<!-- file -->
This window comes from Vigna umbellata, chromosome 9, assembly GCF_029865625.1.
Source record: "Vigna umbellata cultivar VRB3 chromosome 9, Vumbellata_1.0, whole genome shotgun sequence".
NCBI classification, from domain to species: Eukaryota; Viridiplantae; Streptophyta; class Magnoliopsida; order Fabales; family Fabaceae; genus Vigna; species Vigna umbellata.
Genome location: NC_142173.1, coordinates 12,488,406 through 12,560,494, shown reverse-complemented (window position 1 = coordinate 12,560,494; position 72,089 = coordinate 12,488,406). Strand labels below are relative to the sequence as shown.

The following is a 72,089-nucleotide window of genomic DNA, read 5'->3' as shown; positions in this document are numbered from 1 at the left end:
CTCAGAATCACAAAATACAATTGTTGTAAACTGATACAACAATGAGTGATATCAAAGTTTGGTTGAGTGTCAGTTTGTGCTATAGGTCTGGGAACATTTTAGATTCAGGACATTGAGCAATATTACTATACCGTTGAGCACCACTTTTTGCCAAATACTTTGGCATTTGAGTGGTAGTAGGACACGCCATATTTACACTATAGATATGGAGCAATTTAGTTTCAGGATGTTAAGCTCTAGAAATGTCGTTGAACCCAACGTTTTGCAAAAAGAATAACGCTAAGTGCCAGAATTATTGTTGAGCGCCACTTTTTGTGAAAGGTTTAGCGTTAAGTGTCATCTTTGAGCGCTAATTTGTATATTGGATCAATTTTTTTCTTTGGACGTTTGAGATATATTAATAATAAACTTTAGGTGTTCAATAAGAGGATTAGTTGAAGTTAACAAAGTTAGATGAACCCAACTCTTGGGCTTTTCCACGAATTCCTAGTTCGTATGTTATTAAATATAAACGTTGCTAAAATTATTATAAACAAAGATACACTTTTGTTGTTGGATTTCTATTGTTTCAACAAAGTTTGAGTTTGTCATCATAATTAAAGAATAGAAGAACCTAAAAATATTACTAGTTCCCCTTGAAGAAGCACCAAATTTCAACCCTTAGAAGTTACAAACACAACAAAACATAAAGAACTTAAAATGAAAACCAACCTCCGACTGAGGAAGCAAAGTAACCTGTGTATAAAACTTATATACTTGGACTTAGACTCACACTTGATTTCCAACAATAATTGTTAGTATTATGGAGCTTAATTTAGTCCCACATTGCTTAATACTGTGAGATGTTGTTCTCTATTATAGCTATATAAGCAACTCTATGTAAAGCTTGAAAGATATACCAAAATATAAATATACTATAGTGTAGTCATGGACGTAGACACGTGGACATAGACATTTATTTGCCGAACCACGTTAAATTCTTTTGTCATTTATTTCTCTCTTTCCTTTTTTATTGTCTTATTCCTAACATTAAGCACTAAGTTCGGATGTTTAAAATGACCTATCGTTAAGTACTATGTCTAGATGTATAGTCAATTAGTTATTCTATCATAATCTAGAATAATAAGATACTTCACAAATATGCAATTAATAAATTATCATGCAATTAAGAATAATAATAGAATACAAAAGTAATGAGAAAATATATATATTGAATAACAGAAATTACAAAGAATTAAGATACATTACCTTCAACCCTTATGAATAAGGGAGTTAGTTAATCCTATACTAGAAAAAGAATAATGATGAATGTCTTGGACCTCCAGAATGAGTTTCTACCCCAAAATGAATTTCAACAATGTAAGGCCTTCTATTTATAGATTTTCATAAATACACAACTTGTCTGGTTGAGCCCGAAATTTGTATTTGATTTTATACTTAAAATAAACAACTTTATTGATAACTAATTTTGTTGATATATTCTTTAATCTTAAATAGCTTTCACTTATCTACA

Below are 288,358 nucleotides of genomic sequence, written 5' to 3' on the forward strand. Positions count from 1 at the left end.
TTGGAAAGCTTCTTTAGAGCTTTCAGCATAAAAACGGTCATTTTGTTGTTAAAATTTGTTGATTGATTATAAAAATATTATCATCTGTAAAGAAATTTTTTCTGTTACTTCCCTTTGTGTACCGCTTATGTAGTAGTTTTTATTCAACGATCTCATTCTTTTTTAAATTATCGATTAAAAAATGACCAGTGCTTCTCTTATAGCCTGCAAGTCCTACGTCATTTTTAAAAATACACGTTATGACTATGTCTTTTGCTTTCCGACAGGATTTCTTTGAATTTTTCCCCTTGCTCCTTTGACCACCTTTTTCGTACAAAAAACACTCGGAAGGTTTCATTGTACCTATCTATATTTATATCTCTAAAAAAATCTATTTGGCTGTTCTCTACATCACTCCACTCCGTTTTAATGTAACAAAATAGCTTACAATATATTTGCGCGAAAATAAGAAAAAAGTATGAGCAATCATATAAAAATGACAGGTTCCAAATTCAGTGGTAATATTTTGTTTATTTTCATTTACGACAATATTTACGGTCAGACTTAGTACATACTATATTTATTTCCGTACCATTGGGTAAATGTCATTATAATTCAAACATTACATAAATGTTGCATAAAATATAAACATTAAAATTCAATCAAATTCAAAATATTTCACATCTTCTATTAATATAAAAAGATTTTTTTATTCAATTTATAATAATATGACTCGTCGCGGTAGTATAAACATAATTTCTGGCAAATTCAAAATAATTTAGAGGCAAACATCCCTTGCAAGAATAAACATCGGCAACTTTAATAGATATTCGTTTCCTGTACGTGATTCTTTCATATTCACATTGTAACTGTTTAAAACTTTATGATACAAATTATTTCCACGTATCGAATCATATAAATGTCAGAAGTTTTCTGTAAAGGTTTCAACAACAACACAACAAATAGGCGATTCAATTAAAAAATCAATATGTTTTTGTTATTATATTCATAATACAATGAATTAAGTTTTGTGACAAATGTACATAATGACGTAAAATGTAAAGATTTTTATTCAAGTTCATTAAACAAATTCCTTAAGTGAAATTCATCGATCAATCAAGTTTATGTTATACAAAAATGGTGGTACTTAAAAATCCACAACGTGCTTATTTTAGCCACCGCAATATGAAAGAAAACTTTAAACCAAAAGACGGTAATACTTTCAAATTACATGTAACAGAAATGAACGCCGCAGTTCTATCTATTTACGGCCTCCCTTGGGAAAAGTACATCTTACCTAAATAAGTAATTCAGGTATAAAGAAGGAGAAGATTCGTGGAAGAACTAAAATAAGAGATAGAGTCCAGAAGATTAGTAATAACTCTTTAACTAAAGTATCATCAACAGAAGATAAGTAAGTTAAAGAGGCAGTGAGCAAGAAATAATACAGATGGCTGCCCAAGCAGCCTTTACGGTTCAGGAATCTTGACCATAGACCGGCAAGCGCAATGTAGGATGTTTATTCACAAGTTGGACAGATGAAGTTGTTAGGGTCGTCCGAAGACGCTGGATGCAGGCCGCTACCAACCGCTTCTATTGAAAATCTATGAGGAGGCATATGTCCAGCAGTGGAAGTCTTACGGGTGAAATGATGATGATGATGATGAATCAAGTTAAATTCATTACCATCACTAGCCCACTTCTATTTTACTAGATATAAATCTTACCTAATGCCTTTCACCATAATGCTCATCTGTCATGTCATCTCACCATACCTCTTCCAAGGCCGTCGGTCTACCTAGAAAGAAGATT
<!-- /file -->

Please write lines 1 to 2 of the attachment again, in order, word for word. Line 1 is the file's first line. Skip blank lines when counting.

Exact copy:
This window comes from Vigna umbellata, chromosome 9, assembly GCF_029865625.1.
Source record: "Vigna umbellata cultivar VRB3 chromosome 9, Vumbellata_1.0, whole genome shotgun sequence".